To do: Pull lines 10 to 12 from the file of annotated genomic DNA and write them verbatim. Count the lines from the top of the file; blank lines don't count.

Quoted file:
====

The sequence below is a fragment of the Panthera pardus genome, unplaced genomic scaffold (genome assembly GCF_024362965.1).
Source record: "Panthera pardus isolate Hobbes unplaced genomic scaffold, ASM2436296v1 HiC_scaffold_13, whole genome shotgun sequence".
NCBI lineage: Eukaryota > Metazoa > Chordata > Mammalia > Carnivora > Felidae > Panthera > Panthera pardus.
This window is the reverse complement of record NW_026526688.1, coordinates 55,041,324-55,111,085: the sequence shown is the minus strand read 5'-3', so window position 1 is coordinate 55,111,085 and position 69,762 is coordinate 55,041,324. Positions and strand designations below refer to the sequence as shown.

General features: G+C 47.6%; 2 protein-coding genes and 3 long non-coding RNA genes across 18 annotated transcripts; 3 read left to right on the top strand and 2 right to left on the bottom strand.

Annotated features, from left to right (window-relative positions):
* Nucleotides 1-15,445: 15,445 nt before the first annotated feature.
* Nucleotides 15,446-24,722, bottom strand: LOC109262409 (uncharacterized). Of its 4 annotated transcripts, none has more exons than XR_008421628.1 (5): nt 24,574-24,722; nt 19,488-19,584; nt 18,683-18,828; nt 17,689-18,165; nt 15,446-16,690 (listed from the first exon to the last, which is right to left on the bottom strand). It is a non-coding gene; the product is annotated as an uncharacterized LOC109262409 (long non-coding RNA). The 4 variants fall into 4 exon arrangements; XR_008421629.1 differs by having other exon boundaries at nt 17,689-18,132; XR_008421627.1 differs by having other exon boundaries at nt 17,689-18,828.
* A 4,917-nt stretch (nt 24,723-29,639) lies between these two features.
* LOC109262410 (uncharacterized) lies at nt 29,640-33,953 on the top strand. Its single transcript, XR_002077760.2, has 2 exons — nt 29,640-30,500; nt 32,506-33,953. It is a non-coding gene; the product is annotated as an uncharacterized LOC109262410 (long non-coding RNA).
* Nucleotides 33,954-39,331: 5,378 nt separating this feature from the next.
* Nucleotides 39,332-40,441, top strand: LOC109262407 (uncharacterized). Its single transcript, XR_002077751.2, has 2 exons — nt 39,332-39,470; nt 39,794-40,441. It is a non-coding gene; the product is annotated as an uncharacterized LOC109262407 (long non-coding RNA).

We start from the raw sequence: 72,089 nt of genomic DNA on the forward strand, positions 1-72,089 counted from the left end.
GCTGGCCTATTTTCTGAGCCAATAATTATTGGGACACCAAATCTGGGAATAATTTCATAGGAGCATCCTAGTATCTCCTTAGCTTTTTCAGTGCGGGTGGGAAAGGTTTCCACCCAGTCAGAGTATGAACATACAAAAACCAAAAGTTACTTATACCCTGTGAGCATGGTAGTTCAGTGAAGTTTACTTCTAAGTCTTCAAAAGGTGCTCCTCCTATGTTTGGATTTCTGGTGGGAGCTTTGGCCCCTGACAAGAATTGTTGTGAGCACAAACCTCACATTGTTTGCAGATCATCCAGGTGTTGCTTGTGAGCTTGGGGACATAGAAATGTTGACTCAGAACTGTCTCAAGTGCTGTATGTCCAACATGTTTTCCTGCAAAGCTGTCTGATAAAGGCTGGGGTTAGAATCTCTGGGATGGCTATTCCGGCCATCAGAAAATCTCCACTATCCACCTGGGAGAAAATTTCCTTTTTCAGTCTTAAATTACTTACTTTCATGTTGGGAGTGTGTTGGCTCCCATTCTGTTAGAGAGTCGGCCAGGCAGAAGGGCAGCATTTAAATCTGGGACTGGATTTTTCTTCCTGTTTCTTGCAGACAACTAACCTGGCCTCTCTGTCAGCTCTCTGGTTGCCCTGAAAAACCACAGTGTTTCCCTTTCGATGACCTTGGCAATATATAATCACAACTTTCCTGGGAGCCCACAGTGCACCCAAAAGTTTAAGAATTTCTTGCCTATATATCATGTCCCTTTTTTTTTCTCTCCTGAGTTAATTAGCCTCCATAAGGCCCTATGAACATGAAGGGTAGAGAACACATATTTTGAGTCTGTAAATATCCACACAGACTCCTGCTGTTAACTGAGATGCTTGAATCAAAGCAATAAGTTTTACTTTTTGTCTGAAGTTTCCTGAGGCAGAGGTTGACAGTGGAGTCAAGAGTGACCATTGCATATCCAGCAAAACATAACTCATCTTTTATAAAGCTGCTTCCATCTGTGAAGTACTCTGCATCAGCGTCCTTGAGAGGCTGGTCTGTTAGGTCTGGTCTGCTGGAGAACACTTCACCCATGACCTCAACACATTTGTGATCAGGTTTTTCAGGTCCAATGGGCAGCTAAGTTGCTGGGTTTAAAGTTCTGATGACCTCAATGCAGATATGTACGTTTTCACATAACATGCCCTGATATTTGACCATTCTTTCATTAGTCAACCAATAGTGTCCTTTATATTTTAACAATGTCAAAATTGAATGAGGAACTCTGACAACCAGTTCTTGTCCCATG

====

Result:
* LOC109262410 (uncharacterized) lies at nt 29,640-33,953 on the top strand. Its single transcript, XR_002077760.2, has 2 exons — nt 29,640-30,500; nt 32,506-33,953. It is a non-coding gene; the product is annotated as an uncharacterized LOC109262410 (long non-coding RNA).
* Nucleotides 33,954-39,331: 5,378 nt separating this feature from the next.
* Nucleotides 39,332-40,441, top strand: LOC109262407 (uncharacterized). Its single transcript, XR_002077751.2, has 2 exons — nt 39,332-39,470; nt 39,794-40,441. It is a non-coding gene; the product is annotated as an uncharacterized LOC109262407 (long non-coding RNA).